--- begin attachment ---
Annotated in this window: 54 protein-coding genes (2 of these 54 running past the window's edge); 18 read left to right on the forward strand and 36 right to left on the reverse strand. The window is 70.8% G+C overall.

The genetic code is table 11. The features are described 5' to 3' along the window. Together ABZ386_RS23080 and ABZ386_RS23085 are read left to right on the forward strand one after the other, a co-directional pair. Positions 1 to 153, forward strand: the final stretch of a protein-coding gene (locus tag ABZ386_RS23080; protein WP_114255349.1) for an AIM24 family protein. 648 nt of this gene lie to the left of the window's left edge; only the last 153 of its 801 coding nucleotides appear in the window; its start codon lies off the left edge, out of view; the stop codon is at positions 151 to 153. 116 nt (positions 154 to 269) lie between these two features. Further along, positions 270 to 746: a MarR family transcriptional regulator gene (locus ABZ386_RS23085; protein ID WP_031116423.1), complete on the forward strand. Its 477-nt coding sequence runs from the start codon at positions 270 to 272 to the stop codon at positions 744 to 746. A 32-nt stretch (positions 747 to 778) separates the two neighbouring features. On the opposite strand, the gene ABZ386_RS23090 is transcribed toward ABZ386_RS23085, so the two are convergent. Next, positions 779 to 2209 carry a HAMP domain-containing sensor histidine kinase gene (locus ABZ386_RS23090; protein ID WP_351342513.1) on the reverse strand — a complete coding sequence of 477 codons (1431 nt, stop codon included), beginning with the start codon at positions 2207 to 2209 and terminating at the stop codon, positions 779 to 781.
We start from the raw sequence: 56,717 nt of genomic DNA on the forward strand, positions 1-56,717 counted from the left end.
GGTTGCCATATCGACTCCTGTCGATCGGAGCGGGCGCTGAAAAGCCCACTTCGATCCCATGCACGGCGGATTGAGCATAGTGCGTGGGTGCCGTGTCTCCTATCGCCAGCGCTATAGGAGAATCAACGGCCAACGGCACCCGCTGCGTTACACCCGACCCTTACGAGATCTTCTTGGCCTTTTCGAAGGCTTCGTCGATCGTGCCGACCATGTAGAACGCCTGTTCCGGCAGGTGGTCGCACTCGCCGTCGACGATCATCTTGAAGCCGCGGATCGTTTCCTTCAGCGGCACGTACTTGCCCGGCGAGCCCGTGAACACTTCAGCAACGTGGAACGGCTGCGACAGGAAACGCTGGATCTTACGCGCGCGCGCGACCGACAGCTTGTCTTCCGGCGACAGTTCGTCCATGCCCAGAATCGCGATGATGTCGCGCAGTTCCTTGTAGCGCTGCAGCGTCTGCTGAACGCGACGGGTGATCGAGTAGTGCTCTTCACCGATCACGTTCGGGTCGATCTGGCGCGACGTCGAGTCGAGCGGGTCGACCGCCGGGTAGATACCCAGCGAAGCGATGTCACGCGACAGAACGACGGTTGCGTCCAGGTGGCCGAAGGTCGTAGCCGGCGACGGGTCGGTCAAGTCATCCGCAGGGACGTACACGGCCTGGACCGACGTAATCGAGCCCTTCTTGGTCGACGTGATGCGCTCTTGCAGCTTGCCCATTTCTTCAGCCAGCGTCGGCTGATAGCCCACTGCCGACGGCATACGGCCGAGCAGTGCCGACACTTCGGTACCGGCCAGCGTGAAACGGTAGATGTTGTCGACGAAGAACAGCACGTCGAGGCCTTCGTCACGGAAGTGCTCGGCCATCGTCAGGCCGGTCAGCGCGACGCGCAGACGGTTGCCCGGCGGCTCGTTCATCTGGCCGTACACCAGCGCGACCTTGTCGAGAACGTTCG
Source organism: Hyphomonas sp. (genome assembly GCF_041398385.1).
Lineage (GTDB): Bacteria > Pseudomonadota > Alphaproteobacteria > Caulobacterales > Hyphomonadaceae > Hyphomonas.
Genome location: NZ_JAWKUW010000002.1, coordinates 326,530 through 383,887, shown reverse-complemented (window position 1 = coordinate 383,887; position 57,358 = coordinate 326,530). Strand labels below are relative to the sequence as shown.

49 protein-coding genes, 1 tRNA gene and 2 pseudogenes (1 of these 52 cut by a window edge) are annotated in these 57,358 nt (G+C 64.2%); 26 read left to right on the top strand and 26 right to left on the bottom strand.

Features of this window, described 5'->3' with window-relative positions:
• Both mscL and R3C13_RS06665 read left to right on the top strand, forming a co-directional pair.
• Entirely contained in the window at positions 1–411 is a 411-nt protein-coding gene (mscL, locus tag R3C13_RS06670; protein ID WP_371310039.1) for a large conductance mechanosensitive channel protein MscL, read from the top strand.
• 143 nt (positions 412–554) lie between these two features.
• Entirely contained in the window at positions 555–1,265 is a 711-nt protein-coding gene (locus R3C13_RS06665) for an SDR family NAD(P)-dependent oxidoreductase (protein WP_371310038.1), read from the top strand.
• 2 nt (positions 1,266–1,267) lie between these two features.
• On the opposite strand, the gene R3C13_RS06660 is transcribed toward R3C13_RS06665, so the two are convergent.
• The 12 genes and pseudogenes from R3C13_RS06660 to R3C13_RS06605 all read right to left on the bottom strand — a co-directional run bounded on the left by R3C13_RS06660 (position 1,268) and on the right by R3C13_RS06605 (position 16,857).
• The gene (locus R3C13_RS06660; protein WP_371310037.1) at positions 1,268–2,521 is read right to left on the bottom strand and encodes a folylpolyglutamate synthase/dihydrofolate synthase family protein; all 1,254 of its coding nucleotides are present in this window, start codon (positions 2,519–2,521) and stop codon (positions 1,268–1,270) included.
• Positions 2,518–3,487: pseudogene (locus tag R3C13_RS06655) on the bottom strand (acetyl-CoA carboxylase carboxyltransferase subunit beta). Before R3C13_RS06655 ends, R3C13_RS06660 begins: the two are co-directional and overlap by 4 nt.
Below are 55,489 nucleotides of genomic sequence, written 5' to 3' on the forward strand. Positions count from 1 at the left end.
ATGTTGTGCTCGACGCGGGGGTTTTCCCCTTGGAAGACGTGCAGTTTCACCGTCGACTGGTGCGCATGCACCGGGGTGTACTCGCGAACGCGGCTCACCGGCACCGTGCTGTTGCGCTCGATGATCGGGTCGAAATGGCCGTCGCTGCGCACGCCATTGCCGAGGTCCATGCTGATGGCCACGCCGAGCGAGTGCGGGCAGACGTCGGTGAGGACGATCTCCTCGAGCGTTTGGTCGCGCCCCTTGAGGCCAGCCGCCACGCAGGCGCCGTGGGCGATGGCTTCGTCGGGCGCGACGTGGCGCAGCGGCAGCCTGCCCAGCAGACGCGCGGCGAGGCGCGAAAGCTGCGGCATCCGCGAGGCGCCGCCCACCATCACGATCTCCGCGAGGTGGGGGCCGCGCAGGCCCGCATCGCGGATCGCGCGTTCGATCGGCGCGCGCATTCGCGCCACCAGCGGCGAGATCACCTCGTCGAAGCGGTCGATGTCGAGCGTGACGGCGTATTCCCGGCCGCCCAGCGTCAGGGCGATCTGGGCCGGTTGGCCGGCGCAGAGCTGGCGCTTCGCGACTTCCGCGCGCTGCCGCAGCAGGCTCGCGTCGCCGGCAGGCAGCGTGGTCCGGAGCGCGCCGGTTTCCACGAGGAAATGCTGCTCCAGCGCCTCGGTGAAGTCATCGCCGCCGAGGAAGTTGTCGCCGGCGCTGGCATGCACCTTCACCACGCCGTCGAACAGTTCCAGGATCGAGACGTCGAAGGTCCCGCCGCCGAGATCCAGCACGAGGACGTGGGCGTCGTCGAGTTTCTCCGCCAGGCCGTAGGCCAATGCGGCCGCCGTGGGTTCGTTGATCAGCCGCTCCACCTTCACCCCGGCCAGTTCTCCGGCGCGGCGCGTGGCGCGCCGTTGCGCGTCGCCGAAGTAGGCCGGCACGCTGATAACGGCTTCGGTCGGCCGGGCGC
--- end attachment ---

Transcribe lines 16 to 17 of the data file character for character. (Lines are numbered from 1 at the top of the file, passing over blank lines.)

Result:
• The 12 genes and pseudogenes from R3C13_RS06660 to R3C13_RS06605 all read right to left on the bottom strand — a co-directional run bounded on the left by R3C13_RS06660 (position 1,268) and on the right by R3C13_RS06605 (position 16,857).
• The gene (locus R3C13_RS06660; protein WP_371310037.1) at positions 1,268–2,521 is read right to left on the bottom strand and encodes a folylpolyglutamate synthase/dihydrofolate synthase family protein; all 1,254 of its coding nucleotides are present in this window, start codon (positions 2,519–2,521) and stop codon (positions 1,268–1,270) included.